When it comes to generating electricity, things have pretty much stayed the same way since the 19th century. Sure, we now have coal, gas and even nuclear powered electricity generators, not to mention a wealth of renewable energy sources, but the principles have remained the same for centuries.
Almost all of our electrical power is produced by turbines, which in turn drive a generator. The turbines themselves can be powered by any number of sources, such as wind, water, steam, or burning gas. Most of our electricity is delivered by ‘heat engines’, which convert thermal energy into mechanical energy. For example, in most major power plants, coal (or other fossil fuels) are burned to boil water. This then produces steam which powers the turbines and drives the generator, giving us electricity.
Two innovators from the Seattle-area are hoping to turn 100 years of tradition on its head, however, revolutionising the way the world produces energy. Tony Pan and Max Mankin are the co-founders of Modern Electron, a start-up dedicated to producing affordable and reliable electricity for everyone.
Shunning the conventional heat-to-mechanical-to-electrical-energy route of old, the pair has developed a new and patented technology to skip out the middle man. Instead, they plan to generate electricity directly from heat, using special materials called ‘thermionic’ energy converters. These are advanced nanomaterials that, when heated up, produce a flow of electrons. The hotter the material is, the more electrons are released and the greater the electric current produced.
Cutting out the wasted energy
Traditional steam-driven turbines produce a lot of waste energy as the fuel can only heat the water to boiling point. Any additional heat produced by burning fuel is wasted. Tony and Max’s idea is to cut out this stage altogether and simply heat up the thermionic materials. Not only will their method slash the amount of fuel burned, it will utilise the much hotter flame temperature of the fuel and produce electricity much more efficiently.
Tony, the company’s CEO, has a background in invention, with more than 200 patents and patents pending under his belt. His expertise spans everything from technologies in energy, nanotechnology and even biomedical devices. As well as an impressive CV boasting degrees from Stanford, Harvard and a national fellowship from the Hertz foundation, he was listed by Forbes as one of their 2015 cohort of ‘30 under 30’ in science.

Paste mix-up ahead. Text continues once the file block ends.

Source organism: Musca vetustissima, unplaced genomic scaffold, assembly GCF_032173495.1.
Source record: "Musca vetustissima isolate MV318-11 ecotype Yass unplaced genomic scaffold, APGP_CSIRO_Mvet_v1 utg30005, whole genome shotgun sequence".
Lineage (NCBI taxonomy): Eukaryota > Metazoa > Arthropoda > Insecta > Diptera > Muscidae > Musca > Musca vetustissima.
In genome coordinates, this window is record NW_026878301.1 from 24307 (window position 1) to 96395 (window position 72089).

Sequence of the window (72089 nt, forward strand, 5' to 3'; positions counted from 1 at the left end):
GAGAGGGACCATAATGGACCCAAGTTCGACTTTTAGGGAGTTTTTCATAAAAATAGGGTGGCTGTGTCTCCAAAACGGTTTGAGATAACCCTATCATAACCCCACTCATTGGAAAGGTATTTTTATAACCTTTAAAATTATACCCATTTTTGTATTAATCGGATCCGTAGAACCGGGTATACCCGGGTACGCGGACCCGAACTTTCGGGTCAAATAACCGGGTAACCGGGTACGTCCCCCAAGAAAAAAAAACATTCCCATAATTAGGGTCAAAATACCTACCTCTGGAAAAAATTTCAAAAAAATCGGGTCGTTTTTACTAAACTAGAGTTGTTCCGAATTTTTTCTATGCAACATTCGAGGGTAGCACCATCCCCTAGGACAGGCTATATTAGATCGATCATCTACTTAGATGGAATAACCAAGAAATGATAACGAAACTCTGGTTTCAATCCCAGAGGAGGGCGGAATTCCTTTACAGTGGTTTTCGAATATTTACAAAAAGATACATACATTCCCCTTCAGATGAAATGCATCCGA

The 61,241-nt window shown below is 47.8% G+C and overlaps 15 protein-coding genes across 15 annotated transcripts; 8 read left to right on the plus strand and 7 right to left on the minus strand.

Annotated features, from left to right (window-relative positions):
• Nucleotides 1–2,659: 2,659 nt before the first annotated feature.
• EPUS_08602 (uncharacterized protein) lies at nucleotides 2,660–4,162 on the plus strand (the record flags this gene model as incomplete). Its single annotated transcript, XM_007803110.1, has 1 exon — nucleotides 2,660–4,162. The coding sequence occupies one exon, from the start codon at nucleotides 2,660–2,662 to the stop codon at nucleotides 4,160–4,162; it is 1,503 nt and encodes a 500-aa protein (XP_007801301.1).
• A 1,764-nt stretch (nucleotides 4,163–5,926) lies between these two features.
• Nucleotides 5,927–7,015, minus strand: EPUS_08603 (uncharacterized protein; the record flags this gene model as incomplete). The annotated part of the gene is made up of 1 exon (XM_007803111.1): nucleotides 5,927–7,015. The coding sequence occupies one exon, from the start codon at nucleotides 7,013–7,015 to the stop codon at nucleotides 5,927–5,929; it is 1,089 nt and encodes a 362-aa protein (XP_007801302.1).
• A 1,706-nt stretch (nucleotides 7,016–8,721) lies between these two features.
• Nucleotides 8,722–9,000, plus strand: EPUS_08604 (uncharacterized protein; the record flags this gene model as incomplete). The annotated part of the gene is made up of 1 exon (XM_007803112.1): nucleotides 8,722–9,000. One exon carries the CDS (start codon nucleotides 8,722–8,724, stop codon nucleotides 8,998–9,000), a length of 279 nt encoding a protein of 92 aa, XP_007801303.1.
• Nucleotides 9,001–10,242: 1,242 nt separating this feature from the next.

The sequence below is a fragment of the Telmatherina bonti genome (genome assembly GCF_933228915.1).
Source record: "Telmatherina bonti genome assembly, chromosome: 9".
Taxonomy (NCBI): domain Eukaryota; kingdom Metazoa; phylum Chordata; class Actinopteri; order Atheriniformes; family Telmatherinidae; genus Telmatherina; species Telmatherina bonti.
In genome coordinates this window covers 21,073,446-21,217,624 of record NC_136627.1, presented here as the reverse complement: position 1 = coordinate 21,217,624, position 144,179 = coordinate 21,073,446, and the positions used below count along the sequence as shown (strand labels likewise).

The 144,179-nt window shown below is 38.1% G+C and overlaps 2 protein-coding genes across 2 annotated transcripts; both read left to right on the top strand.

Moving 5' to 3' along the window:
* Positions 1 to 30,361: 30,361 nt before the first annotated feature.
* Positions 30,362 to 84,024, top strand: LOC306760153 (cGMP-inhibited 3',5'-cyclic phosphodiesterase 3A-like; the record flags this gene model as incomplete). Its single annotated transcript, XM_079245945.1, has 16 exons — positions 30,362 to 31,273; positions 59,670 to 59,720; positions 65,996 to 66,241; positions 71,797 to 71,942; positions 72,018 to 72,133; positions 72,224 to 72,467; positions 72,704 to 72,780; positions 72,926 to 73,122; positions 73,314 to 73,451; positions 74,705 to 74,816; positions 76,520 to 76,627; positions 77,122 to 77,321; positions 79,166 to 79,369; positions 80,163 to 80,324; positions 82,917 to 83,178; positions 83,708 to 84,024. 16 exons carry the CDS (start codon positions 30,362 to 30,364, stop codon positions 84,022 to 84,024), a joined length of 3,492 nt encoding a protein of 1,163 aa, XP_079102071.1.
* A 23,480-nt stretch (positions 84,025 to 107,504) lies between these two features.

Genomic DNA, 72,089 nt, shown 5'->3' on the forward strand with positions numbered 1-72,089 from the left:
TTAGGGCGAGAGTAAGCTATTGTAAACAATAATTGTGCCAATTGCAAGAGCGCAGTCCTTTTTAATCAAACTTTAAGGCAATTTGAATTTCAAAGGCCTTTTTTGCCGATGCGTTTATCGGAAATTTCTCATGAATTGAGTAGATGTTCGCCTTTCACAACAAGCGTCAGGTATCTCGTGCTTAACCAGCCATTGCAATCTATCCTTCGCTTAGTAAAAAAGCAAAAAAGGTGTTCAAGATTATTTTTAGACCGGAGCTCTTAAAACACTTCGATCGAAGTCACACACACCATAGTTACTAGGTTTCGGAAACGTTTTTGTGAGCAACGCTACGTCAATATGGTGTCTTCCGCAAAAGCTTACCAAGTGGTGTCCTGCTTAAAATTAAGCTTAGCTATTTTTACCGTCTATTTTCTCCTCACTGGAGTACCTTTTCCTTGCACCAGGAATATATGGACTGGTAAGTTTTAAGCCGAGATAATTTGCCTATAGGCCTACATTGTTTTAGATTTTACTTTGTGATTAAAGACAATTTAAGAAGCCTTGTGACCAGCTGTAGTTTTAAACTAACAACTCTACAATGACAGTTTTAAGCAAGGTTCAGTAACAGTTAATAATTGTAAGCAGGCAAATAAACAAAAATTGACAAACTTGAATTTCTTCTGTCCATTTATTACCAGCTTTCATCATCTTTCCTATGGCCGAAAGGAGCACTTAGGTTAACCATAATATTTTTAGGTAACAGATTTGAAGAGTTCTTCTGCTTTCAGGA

His partner-in-crime and CTO of the company, Max Mankin, adds nearly a decade of experience in designing and making semiconductors and nanomaterials to the mix. In 2016, he joined co-founder Tony on Forbes’ ‘30 under 30’ list.
Growing the business
The company was set up at the tail-end of 2015, and by spring 2016, Tony and Max had already generated more than $10 million in support from investors. Their revolutionary technology is protected by 14 current patents, with over 20 more on the way, both in the United States and across the world.
Still a young company, Mankin, Pan and their team of engineers are dedicated to hitting the lab for the foreseeable future. Over the next couple of years, they will be refining the technology, investing in research and development and looking into the scalability of their nanomaterials.
While it is unlikely we will be seeing any of the super-efficient, modular generators installed near us any time soon, the team remain confident their technology represents the future of electricity.
Latest posts by QEPrize Admin (see all)
- Simple baking ingredient rises to the engineering challenge - May 25, 2017
- How Collaborative Engineering Can Transform the Future of Cities - May 23, 2017
- How I got here: An interview with Orla Murphy - May 17, 2017